f) To reduce greater imbalance in availability of reproductive health services.
g) To reduce the incidence and prevalence of reproductive cancers and other non-communicable diseases.
h) To increase knowledge of reproductive biology and promote responsible behaviours of adolescents regarding prevention of unwanted pregnancy and sexually transmitted infections.
i) To reduce gender imbalance, in all sexual and reproductive health matters.
j) To reduce the prevalence of infertility and provide adoption services for infertile couples.
k) To reduce the incidence and prevalence of infertility and sexual dysfunction in men and women.
l) To increase the involvement of men in reproductive health issues.
m) To promote research on reproductive health issues
Moreover, the RH Policy provides for strategies and institutional framework for policy implementation as well as monitoring and evaluation of policy implementation at all levels of government: - federal, state an local.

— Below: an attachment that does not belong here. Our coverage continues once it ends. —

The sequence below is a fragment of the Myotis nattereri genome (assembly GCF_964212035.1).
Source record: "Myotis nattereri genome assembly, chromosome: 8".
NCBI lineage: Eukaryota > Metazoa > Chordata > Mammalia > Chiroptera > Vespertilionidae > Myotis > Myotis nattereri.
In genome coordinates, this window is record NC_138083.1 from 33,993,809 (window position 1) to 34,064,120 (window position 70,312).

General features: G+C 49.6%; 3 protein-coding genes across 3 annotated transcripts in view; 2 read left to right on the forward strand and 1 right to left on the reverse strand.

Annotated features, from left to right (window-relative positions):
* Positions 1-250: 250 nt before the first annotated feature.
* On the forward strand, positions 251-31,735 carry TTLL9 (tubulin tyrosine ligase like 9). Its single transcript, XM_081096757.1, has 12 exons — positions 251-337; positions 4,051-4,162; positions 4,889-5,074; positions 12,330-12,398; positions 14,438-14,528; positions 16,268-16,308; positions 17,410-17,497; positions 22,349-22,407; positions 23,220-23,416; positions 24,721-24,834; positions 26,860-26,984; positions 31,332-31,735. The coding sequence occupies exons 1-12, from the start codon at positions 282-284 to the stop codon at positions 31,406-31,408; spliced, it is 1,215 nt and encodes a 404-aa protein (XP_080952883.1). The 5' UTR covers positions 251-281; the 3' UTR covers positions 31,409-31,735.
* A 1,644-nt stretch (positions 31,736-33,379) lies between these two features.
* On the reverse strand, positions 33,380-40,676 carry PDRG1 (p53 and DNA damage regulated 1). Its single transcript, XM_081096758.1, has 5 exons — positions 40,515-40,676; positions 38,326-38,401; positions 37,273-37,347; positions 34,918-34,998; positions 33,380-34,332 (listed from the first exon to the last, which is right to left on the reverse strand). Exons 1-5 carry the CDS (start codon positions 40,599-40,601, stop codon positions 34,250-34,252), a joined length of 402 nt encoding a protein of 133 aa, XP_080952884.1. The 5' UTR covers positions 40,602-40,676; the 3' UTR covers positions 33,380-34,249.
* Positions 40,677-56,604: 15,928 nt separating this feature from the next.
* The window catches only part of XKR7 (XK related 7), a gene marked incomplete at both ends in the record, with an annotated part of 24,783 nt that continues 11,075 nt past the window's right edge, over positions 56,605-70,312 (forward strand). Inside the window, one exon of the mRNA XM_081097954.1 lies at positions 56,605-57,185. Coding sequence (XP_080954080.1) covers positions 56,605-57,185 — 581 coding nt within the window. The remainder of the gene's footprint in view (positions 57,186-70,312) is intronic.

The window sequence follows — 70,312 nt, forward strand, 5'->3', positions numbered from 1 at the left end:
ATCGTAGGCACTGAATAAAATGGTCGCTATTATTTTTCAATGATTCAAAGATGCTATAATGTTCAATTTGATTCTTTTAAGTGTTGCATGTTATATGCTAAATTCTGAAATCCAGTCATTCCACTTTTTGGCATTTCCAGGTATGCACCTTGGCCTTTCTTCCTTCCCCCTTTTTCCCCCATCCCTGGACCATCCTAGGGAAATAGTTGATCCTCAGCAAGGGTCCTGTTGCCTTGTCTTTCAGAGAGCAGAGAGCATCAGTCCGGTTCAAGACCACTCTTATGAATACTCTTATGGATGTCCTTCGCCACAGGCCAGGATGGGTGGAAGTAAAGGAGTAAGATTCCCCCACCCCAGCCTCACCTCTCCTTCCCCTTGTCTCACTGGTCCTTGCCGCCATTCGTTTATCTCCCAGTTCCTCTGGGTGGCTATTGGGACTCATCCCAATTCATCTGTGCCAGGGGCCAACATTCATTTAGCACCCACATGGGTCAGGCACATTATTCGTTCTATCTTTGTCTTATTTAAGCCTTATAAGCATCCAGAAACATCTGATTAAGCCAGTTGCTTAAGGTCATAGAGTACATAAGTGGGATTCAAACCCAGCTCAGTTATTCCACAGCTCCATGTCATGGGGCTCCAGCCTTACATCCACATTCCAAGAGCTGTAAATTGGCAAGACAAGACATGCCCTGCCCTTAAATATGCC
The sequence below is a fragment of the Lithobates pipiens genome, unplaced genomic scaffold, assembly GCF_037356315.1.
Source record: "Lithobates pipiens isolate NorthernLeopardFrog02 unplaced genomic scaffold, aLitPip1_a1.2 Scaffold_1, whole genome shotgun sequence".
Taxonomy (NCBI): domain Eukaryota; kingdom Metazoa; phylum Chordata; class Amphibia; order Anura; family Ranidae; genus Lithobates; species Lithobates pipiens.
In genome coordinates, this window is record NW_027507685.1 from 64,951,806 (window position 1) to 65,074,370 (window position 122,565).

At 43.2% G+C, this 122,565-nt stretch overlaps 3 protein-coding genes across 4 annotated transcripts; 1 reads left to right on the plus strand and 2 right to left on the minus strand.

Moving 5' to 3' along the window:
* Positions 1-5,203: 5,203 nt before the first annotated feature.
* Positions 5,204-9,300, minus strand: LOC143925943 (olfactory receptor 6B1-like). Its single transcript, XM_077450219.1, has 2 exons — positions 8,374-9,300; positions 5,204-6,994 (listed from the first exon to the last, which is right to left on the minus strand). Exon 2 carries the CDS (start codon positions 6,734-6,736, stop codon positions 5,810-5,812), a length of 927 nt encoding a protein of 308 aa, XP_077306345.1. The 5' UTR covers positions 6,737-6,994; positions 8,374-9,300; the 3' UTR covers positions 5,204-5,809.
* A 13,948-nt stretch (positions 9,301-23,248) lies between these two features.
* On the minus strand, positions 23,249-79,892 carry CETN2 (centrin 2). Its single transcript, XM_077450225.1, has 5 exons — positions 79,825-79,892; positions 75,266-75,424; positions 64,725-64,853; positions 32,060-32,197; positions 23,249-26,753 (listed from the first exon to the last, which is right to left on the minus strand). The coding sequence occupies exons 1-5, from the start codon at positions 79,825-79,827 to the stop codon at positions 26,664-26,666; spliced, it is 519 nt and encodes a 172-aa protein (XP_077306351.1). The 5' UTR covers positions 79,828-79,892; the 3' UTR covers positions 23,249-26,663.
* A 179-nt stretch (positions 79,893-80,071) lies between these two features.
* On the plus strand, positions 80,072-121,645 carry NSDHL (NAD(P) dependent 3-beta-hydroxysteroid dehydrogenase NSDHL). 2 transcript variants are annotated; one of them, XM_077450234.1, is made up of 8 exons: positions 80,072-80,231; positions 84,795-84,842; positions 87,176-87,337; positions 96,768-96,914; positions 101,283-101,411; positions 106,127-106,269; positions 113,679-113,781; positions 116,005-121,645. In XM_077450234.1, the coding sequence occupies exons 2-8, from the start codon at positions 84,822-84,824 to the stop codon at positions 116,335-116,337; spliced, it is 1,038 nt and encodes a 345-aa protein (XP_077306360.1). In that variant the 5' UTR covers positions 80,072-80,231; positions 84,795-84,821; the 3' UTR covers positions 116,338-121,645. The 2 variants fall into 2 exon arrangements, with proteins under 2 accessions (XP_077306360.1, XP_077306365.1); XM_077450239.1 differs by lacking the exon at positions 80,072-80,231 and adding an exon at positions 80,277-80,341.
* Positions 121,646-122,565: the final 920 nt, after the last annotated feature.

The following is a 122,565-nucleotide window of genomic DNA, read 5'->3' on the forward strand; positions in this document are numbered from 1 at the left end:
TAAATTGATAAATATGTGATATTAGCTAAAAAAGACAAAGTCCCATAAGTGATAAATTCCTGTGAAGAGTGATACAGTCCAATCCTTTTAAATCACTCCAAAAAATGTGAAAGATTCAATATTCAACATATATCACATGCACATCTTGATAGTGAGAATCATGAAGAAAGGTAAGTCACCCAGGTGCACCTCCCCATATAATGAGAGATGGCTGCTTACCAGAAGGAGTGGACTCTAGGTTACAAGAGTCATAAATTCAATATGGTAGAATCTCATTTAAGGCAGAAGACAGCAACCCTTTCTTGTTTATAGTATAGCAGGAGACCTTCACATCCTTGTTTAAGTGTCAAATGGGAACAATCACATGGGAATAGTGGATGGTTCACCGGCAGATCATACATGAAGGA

Comments on R.H. Policy
Rather than listing the core reproductive rights under Annex 2 of the policy document, it ought to have them part of its in-built policy declaration or guiding principles or federal government’s affirmation as it is the case with the National Policy on HIV-AIDS, 2003: - which has an in-built sub-head titled: - Law, Ethics and Human Rights, which explicitly stated government’s affirmation.
Item 1.2.4 on the State of RH laws and policies need updating to reflect the current strategic objectives and targets of the 2003 revised HIV-AIDS policy that are consistent with the RH policy
Item 1.3 on justification of the RH Policy needs updating also by adding to the last bullet point the following: - “…..the implementation of the Beijing Declaration and Platform for Action, 1995, and the African Protocol on Women’s Rights in Africa, 2003/05, etc.